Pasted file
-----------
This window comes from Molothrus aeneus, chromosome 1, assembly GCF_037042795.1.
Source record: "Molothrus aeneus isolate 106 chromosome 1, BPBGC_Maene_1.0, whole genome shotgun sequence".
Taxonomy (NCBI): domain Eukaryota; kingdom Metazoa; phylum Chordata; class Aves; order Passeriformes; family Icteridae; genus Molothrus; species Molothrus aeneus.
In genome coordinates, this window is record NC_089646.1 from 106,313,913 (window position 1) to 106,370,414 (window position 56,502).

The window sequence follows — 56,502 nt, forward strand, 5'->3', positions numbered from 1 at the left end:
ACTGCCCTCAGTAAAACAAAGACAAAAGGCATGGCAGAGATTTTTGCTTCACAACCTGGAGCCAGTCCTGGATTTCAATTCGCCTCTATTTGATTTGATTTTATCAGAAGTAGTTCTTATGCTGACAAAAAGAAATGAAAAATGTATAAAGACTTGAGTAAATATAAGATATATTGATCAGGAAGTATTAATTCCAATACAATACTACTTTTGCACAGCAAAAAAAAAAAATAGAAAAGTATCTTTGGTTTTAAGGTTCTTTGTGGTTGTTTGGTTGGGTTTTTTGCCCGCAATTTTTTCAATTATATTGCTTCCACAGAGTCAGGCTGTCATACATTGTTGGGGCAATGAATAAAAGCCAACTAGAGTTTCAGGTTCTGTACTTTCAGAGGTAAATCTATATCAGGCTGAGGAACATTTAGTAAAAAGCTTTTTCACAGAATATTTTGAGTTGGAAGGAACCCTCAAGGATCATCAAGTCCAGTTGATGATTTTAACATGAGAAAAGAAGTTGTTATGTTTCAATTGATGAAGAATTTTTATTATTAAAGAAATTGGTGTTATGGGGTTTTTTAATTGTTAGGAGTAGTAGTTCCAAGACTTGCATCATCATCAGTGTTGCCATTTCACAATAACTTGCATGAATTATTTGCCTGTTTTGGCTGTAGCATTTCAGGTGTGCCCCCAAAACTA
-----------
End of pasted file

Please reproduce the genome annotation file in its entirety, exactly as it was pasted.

This window comes from Molothrus aeneus, chromosome 1, assembly GCF_037042795.1.
Source record: "Molothrus aeneus isolate 106 chromosome 1, BPBGC_Maene_1.0, whole genome shotgun sequence".
Taxonomy (NCBI): domain Eukaryota; kingdom Metazoa; phylum Chordata; class Aves; order Passeriformes; family Icteridae; genus Molothrus; species Molothrus aeneus.
In genome coordinates, this window is record NC_089646.1 from 106,313,913 (window position 1) to 106,370,414 (window position 56,502).

The window sequence follows — 56,502 nt, forward strand, 5'->3', positions numbered from 1 at the left end:
ACTGCCCTCAGTAAAACAAAGACAAAAGGCATGGCAGAGATTTTTGCTTCACAACCTGGAGCCAGTCCTGGATTTCAATTCGCCTCTATTTGATTTGATTTTATCAGAAGTAGTTCTTATGCTGACAAAAAGAAATGAAAAATGTATAAAGACTTGAGTAAATATAAGATATATTGATCAGGAAGTATTAATTCCAATACAATACTACTTTTGCACAGCAAAAAAAAAAAATAGAAAAGTATCTTTGGTTTTAAGGTTCTTTGTGGTTGTTTGGTTGGGTTTTTTGCCCGCAATTTTTTCAATTATATTGCTTCCACAGAGTCAGGCTGTCATACATTGTTGGGGCAATGAATAAAAGCCAACTAGAGTTTCAGGTTCTGTACTTTCAGAGGTAAATCTATATCAGGCTGAGGAACATTTAGTAAAAAGCTTTTTCACAGAATATTTTGAGTTGGAAGGAACCCTCAAGGATCATCAAGTCCAGTTGATGATTTTAACATGAGAAAAGAAGTTGTTATGTTTCAATTGATGAAGAATTTTTATTATTAAAGAAATTGGTGTTATGGGGTTTTTTAATTGTTAGGAGTAGTAGTTCCAAGACTTGCATCATCATCAGTGTTGCCATTTCACAATAACTTGCATGAATTATTTGCCTGTTTTGGCTGTAGCATTTCAGGTGTGCCCCCAAAACTA